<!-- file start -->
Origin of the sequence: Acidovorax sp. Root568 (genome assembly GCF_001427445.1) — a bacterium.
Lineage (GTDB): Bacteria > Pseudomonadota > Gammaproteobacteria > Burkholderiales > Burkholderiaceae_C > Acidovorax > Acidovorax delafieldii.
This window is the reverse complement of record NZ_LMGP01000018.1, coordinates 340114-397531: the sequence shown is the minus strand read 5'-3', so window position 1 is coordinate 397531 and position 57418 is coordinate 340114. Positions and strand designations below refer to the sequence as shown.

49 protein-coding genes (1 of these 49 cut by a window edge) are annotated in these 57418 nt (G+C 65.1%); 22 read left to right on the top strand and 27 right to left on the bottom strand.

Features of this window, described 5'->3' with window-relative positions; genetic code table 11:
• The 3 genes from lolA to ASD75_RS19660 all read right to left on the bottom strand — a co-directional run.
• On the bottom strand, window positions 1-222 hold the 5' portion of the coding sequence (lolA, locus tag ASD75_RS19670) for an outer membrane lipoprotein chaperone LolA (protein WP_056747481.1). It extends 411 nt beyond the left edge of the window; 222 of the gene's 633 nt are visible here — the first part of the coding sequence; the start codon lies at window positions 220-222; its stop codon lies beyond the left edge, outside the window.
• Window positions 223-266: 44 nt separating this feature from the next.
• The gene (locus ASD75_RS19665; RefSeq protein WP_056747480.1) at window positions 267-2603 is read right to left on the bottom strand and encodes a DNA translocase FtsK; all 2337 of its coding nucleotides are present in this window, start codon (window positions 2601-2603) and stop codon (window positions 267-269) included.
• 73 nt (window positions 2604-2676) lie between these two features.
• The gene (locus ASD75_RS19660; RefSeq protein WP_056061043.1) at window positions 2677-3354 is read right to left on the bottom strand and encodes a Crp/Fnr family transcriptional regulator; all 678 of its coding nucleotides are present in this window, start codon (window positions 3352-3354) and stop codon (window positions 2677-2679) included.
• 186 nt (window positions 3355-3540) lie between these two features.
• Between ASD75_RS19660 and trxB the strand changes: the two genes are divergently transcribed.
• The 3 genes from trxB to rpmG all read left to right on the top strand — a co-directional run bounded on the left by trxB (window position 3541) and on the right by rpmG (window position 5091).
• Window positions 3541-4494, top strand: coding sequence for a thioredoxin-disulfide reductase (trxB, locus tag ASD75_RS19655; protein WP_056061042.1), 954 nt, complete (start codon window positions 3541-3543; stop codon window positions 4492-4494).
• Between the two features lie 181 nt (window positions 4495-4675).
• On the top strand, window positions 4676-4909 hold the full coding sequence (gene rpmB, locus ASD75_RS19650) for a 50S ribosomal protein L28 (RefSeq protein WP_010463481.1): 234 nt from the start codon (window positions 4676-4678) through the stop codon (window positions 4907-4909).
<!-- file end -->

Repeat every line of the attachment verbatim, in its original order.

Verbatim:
Origin of the sequence: Acidovorax sp. Root568 (genome assembly GCF_001427445.1) — a bacterium.
Lineage (GTDB): Bacteria > Pseudomonadota > Gammaproteobacteria > Burkholderiales > Burkholderiaceae_C > Acidovorax > Acidovorax delafieldii.
This window is the reverse complement of record NZ_LMGP01000018.1, coordinates 340114-397531: the sequence shown is the minus strand read 5'-3', so window position 1 is coordinate 397531 and position 57418 is coordinate 340114. Positions and strand designations below refer to the sequence as shown.

49 protein-coding genes (1 of these 49 cut by a window edge) are annotated in these 57418 nt (G+C 65.1%); 22 read left to right on the top strand and 27 right to left on the bottom strand.

Features of this window, described 5'->3' with window-relative positions; genetic code table 11:
• The 3 genes from lolA to ASD75_RS19660 all read right to left on the bottom strand — a co-directional run.
• On the bottom strand, window positions 1-222 hold the 5' portion of the coding sequence (lolA, locus tag ASD75_RS19670) for an outer membrane lipoprotein chaperone LolA (protein WP_056747481.1). It extends 411 nt beyond the left edge of the window; 222 of the gene's 633 nt are visible here — the first part of the coding sequence; the start codon lies at window positions 220-222; its stop codon lies beyond the left edge, outside the window.
• Window positions 223-266: 44 nt separating this feature from the next.
• The gene (locus ASD75_RS19665; RefSeq protein WP_056747480.1) at window positions 267-2603 is read right to left on the bottom strand and encodes a DNA translocase FtsK; all 2337 of its coding nucleotides are present in this window, start codon (window positions 2601-2603) and stop codon (window positions 267-269) included.
• 73 nt (window positions 2604-2676) lie between these two features.
• The gene (locus ASD75_RS19660; RefSeq protein WP_056061043.1) at window positions 2677-3354 is read right to left on the bottom strand and encodes a Crp/Fnr family transcriptional regulator; all 678 of its coding nucleotides are present in this window, start codon (window positions 3352-3354) and stop codon (window positions 2677-2679) included.
• 186 nt (window positions 3355-3540) lie between these two features.
• Between ASD75_RS19660 and trxB the strand changes: the two genes are divergently transcribed.
• The 3 genes from trxB to rpmG all read left to right on the top strand — a co-directional run bounded on the left by trxB (window position 3541) and on the right by rpmG (window position 5091).
• Window positions 3541-4494, top strand: coding sequence for a thioredoxin-disulfide reductase (trxB, locus tag ASD75_RS19655; protein WP_056061042.1), 954 nt, complete (start codon window positions 3541-3543; stop codon window positions 4492-4494).
• Between the two features lie 181 nt (window positions 4495-4675).
• On the top strand, window positions 4676-4909 hold the full coding sequence (gene rpmB, locus ASD75_RS19650) for a 50S ribosomal protein L28 (RefSeq protein WP_010463481.1): 234 nt from the start codon (window positions 4676-4678) through the stop codon (window positions 4907-4909).